Why Are Facebook’s Targeted Ads So Appealing?
Put up a billboard along the highway. You know a certain amount of people will see it. They have to travel that way to get to work everyday. You have their undivided attention during that time period. Perfect, right?
If you’re a marketer in the contemporary sense of that word, you know this is a flawed scenario. Smart social media marketers today aren’t casting a massive net over one diverse audience and hoping to pull in a few folks with a solo message or piece of content. They know they can do better than that with resources available to them. They’re hypertargeting. To continue the road analogy, they’re erecting personalized billboards in every neighborhood, using behavioral data and personal information they’ve acquired about the people who tend to live there. Except, you know, on the internet instead of a highway.
In this article, we’ll take a look at the four different “Core Audience” targeting options offered by Facebook, and the types of analysis you can do to optimize your ads for each.
Facebook Ads & Specific Personas
You shouldn’t be using Facebook ads without specific personas in mind. The two go together like eggs and bacon, like summer days and sunglasses, like corgis and queens. Facebook ads can be hyper targeted based on specific persona thanks to the new Core Audiences options. There are four main categories:
Get as granular as a city to target users in a specific metro area. You can even exclude specific zip codes.
How to identify opportunities: By using Facebook Insights data, you can get an idea of which geographical audiences are engaging with you already, what they’re saying, and how to segment them as individual personas. I like to do this with a Simply Measured Facebook Page Insights Report. You can also set up Lookalike Audience ads that resemble your existing audiences using this information.
Using geographic information on your current fanbase, you can start creating personas for each city, then drilling even deeper into the date to discover which area codes are relevant to your campaign’s goal and which aren’t.
Focus your efforts on anything from job titles to ”change of life” events like recent engagements, marriages, new jobs, etc.
How to identify opportunities: On the same Facebook Page Insights report, you can find information on gender and age of your fans, engaged users, and users you’re reaching directly and indirectly.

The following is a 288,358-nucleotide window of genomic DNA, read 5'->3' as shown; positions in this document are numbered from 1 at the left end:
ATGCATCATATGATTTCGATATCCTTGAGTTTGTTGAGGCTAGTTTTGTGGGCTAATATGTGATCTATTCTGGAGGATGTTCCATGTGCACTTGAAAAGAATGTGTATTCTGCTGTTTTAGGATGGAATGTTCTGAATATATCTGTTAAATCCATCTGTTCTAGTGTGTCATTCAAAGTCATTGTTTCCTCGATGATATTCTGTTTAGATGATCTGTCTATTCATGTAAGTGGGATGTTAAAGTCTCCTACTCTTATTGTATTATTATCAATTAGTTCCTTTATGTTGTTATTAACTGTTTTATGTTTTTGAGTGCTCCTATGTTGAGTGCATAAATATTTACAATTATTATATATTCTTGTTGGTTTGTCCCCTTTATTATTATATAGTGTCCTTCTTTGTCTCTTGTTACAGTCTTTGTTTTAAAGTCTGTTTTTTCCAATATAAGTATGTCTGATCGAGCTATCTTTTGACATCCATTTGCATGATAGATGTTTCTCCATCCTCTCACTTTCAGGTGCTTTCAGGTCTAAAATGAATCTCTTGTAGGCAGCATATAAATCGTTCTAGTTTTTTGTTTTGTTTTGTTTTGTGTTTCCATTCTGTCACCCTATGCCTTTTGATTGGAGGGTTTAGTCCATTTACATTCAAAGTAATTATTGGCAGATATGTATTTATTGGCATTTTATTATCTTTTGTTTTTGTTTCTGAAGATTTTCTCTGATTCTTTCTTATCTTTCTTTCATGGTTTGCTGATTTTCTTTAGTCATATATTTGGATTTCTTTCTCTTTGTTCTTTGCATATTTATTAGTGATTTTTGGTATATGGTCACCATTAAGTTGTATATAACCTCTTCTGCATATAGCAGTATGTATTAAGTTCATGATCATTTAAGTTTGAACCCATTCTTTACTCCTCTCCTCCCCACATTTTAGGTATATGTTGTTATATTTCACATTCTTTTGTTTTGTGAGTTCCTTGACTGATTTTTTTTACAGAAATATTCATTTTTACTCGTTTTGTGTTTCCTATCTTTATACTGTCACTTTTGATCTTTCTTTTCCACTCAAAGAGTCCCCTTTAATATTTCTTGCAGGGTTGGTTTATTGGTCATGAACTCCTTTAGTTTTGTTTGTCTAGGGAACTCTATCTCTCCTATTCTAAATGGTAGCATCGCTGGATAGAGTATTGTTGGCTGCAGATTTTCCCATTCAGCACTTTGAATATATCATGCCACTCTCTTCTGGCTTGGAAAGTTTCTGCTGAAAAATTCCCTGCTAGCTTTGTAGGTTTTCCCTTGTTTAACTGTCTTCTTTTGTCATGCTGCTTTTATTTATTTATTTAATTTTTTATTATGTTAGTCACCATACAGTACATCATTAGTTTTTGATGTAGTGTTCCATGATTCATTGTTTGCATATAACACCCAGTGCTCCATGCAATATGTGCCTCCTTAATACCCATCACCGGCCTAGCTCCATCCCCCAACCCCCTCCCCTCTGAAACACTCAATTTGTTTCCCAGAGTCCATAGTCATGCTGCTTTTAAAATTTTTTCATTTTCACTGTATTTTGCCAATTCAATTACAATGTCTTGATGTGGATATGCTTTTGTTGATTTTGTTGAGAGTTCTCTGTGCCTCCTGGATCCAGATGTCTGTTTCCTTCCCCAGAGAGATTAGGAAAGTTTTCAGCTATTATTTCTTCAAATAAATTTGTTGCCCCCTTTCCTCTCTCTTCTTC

This data can shed a lot of light on which stages of life your audiences are experiencing, making educated guesses on their “change of life” events and allowing you to better target each of those audiences.
Increased precision in the methodology allows you to target users based on their specific interests.
How to identify opportunities: A Simply Measured Conversation Driver Analysis report is one way to identify these interests. This report can help you identify areas of interest, volume of conversation, and specific subtopics, allowing you to get as granular as you’d like.
Clicking over to the Data tab gives you detailed information about every single post using those terms, and related terms–making it a lot easier to discover what users’ interests are.
Target users based on the products they purchase and the device they use.
How to identify opportunities: Make sure you’re creating different Core Audiences with identical profiles but different user devices to direct your ads as narrowly as possible.
At first it seems like hyper-targeting based on very specific traits just creates more work, but you reap greater rewards when you build efficient audience structures. And the good news is, once you’ve built your Core Audiences, you can keep ’em and modify ’em to your heart’s content, depending on the timely social media data you’re pulling regularly. Need help getting this data? Get started with a FREE trial of Simply Measured today.
I’m the Head of Marketing Communications here at Simply Measured, where I'm responsible for our content program, social media marketing, PR, and comarketing ventures. I love yoga, The X-Files, peaty scotch, hiking, and poetry. If I were a social media channel, I’d want to be Instagram, but I think I’m Twitter.